Zoo Animals Used To Work Through Human Grief

A local funeral home that offers classes to help people who have lost a loved one is going beyond cuddly cats and dogs to help people through the grieving process.

Klingner-Cope Funeral Home offers a series of classes aimed at helping family members better deal with grief through empowerment. It’s called The Healing Path Workshop Series.  Jenene Dean with Klingner–Cope coordinates the workshops, which offers lessons in areas like finance, personal safety and healthy cooking. 

Another class integrates animals. She says she couldn’t get the usual therapy dogs for her class, so she went a different direction and turned to the Dickerson Park Zoo.

"It was a risk. I thought 'we're just going to roll the dice and see what happens. This is going to be fun.  It's going to work. It has to work.' But it worked better than I thought it would," said Dean.

She says it brought people out of their "grief moment" and gave them permission to experience joy - about something, anything – even if it’s for just for a little bit.

Emily Lansche, an education specialist at the Dickerson Park Zoo, says some of the animals they use in the education classes have had a rough time, too.

"Some of our animals, especially our birds of prey or raptors, were rehab animals. They were found by individuals, perhaps, injured or hurt in some way or mistakenly thought to be abandoned," said Lansche.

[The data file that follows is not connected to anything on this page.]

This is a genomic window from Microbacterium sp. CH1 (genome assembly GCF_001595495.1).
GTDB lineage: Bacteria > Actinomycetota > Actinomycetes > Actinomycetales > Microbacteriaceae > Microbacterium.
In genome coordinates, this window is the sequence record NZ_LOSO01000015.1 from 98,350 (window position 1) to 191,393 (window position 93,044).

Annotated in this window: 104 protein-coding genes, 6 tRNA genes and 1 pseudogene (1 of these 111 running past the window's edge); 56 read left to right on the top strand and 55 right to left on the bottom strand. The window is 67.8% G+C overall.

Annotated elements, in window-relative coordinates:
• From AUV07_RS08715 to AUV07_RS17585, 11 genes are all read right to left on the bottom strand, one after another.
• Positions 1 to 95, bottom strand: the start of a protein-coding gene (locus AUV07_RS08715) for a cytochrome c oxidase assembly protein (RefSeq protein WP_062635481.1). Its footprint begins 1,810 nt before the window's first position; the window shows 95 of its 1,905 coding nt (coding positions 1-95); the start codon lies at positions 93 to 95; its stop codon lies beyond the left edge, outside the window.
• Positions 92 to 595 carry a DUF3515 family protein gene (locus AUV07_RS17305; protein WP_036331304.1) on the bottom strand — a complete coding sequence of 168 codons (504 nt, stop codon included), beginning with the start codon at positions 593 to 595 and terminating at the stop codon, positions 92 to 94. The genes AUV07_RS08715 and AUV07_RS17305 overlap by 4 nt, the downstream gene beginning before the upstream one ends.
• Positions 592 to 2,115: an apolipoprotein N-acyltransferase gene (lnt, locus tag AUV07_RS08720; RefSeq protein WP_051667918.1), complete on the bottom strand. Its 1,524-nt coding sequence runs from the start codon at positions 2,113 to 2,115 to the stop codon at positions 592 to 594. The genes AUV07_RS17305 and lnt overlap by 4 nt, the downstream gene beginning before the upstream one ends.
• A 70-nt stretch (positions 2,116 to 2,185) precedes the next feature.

The zoo has used a bald eagle, an opossum, owls, a cockatoo and more in the workshop.

Lansche says it’s not hard to feel empowered by these animals.

"It's kind of the bigger picture we see. Because these are, for the most part, wild animals, we're seeing the whole story of the Earth and every individual's part that plays in it. We're able to talk about ecosystems and conservation and about what we can do to make a difference in the world," said Lansche.


Lonnie Willis has gone through The Healing Paths Workshop with his mother Shirley Nakao. Lonnie lost his uncle a few years ago, an aunt, and most recently his grandmother.

"It helps my mom and me get through the days by using what we've learned with this class. It helps me figure out how to cope with the grief so I don't cry all of the time. It helps my mom, too," said Willis.

The Healing Paths Workshop is usually held in a classroom at Ozarks Technical Community College in Springfield. Dean says this setting helps the group come together.


"It kind of feels like high school. It's exciting for me to share that because it's something I didn't expect. You see folks coming in for the first time not knowing what to expect. But people bond so quickly. It's a very comfortable and safe environment at OTC. It's not intimidating.  In the classroom environment, especially, it's like they go back to where they were when they were students. So, they're engaging that way; they're teasing and joking. It becomes a fun atmosphere," said Dean.

In August, the "Animal Companions Through The Grief Journey" portion of The Healing Path Workshop was moved to the education building at the Dickerson Park Zoo. Lansche says the group was exposed to more animals in a different environment.

"I think they really enjoyed seeing the education we offer here and seeing the zoo in a different light," said Lansche. "Because this is the education department, they were able to see the classroom and see how we're able to teach young people about conservation and really make a difference. I think that was pretty inspiring to them."

Dean says this workshop goes hand-in-hand with other grief support services offered in the community. 

The Klingner-Cope Community Outreach Program is free and open to everyone. The next workshop starts Oct. 3.

To learn more about the Klingner-Cope Community Outreach program and The Healing Path Workshop Series, click here.

To learn more about education programs at the Dickerson Park Zoo, click here.

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